McCarthy was a truth-teller

Like most of those who knew him, I was saddened late last week to learn of the death of former Minnesota Sen. Eugene McCarthy.

Like most of those who knew him, I was saddened late last week to learn of the death of former Minnesota Sen. Eugene McCarthy.

McCarthy’s moment in the sun came in 1968 because he had the nerve to do what no other Democrat would do: challenge President Lyndon Johnson, a fellow Democrat with a reputation for vindictiveness.

McCarthy disliked Johnson’s Vietnam policies and a good bit more, always said what he thought and was adopted by the anti-Johnson left as a sort of challenger of last resort while more “realistic” Johnson critics such as Robert Kennedy prepared to jump in if he could inflict a mortal wound on the man in the Oval Office.

And McCarthy did just that in New Hampshire, where he came within seven points of actually beating Johnson, fielded a ground army the likes of which had not been seen in decades and built up a head of steam that but for the ambitions of others and his own ambivalence might have made him president. That didn’t happen, of course, because the Minnesotan’s penchant for truth-telling turned out to be a weakness as well as a strength.

McCarthy was, of course, riding the growing public dissatisfaction with the Vietnam War. Some opposed it by 1968 because they thought it was the wrong war in the wrong place at the wrong time, and others believed it was being badly managed from Washington and therefore wouldn’t be won for that reason alone, and still others opposed it because, well, they were on the other side.

The hard left, which argued that the United States couldn’t and, more important, shouldn’t win the war, would eventually dominate the anti-war movement and was a big player in 1968. These were the folks who began by burning their draft cards and ended up burning their nation’s flag. They adopted McCarthy, never realizing that his opposition to Johnson’s Vietnam policies lacked the anti-Americanism that motivated so many of them.

As it happened, our paths crossed that year just prior to the Wisconsin primary, where the prospect of a McCarthy victory persuaded Johnson to bail out. As I listened to McCarthy and began studying his background, I became convinced that he was far more complex and far more honest than those of his supporters who were praying for a communist victory over U.S. forces in Vietnam. I decided to bet on that honesty.

Madison that spring was the site of the left’s first attempt to get the voters of a city to demand an immediate withdrawal of U.S. forces from Vietnam, and anti-war leaders had managed to get a referendum question on the ballot demanding just that. I was recruited by local veterans groups to manage the campaign against the referendum.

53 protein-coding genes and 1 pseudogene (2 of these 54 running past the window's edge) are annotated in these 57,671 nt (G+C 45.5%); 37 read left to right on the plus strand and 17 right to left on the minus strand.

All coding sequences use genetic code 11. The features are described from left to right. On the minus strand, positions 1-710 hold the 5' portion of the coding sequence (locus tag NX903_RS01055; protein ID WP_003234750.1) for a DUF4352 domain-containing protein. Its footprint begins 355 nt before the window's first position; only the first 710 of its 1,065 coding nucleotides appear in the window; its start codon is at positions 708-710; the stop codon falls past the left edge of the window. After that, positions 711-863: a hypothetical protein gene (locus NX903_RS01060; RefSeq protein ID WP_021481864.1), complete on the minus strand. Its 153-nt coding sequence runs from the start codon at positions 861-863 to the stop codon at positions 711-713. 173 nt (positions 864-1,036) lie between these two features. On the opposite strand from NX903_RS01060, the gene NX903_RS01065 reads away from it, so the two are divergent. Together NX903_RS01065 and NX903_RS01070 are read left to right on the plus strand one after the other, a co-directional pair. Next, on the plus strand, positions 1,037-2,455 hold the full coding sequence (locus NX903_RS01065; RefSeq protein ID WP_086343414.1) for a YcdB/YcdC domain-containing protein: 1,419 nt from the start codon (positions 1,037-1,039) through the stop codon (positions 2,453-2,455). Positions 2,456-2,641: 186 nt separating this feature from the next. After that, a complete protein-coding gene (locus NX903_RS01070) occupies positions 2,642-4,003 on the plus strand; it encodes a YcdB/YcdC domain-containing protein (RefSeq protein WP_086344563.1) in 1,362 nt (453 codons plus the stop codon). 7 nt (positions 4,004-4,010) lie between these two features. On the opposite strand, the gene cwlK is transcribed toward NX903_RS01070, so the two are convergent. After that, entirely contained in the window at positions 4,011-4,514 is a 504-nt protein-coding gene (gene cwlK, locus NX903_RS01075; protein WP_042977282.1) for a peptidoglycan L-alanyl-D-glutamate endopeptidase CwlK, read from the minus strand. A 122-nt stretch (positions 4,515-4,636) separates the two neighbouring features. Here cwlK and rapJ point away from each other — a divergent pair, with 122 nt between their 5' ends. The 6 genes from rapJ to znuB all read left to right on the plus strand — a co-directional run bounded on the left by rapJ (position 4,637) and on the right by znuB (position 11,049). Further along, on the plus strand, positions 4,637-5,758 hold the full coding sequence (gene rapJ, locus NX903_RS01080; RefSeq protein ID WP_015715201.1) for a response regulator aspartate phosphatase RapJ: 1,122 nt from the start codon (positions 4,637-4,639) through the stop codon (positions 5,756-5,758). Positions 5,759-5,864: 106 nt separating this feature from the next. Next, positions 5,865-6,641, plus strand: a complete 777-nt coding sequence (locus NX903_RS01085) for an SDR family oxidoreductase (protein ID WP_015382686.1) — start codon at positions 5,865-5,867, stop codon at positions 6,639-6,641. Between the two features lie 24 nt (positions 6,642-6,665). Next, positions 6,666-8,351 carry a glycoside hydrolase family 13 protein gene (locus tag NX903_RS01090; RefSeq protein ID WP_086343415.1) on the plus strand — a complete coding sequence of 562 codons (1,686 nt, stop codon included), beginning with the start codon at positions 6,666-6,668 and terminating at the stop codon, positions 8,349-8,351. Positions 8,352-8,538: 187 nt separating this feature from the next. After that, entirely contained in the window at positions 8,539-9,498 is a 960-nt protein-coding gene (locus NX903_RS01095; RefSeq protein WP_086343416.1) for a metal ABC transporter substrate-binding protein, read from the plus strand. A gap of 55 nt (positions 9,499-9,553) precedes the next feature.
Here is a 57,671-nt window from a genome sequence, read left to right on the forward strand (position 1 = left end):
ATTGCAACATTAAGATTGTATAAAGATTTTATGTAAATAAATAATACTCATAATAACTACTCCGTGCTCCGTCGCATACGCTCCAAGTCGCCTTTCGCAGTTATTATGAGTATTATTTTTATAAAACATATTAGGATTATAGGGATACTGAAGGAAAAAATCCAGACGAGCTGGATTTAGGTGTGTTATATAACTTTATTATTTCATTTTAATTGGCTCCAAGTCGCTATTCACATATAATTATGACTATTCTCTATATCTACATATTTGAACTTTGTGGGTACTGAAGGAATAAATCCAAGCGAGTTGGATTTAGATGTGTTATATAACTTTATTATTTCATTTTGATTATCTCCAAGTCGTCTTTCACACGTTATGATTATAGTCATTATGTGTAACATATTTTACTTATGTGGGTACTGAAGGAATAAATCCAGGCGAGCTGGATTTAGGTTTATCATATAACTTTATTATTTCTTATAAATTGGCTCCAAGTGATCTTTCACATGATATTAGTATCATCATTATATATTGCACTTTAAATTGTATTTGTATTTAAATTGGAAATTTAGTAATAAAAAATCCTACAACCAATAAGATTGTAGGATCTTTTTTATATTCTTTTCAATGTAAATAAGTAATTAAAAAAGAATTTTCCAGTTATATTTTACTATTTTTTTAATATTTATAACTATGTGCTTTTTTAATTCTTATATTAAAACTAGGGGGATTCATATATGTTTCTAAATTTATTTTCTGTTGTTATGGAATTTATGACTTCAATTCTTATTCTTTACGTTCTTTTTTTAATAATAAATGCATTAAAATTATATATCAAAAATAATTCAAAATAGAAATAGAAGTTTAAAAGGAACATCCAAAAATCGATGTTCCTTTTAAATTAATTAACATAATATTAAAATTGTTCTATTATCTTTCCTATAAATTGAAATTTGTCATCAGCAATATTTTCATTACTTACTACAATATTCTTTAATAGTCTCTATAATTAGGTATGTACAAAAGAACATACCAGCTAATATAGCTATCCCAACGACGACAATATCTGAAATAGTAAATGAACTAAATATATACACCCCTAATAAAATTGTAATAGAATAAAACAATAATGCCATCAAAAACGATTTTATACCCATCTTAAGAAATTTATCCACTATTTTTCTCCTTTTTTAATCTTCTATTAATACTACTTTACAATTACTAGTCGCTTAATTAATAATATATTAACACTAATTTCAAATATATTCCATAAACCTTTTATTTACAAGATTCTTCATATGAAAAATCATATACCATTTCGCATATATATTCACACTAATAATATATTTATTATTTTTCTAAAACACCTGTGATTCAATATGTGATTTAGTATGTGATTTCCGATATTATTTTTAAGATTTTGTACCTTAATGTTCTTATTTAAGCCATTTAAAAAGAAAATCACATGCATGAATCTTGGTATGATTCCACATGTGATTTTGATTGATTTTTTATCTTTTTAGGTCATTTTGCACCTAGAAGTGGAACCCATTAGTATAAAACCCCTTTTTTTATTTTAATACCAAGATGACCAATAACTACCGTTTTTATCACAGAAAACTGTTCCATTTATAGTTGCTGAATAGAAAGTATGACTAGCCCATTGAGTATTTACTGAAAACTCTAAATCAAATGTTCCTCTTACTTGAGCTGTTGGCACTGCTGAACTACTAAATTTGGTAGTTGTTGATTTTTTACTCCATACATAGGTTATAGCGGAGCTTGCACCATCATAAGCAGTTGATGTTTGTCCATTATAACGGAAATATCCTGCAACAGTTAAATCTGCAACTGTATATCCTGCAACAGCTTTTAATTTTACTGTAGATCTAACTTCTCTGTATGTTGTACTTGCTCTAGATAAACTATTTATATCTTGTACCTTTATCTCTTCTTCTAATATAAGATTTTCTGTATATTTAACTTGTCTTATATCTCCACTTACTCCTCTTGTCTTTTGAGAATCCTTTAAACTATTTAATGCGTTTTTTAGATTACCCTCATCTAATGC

None of us thought we had much chance. Madison is more like Tacoma Park than Tacoma Park and is the home of one of the most liberal universities in the country, anti-war fever was peaking as anti-war activists from around the country poured in as part of the McCarthy crusade, and moderate and conservative students and non-students seemed lost.

The senator himself was to speak just before the primary at what would eventually be described as the largest political rally in Wisconsin history. I asked a friendly part-time reporter for a Madison radio station to do whatever it might take to get to McCarthy with his tape recorder, hand him the referendum question demanding our immediate withdrawal from Vietnam, ask him to read it and tell him how he would vote on it if he were a Madison voter.

My friend did as he was asked, and McCarthy responded as I suspected he would. He read it, paused and said simply that if he were a Madison voter, he’d vote no. We had that tape on the air within hours and won on primary day, even as McCarthy was trouncing Johnson.

I didn’t actually meet McCarthy until some years later, but we eventually became good friends and I told him what I’d done back in 1968. He looked at me for a minute and said simply that I had no idea how much grief had come his way as a result of that answer.

Gene caught a lot of grief over the years for saying what he thought, but those who listened realized whether they agreed with him or not that they were in the presence of that rarest of all political figures … a truly honest and thoughtful man.

He will be missed.

Keene, chairman of the American Conservative Union, is a managing associate with Carmen Group, a D.C.-based governmental-affairs firm (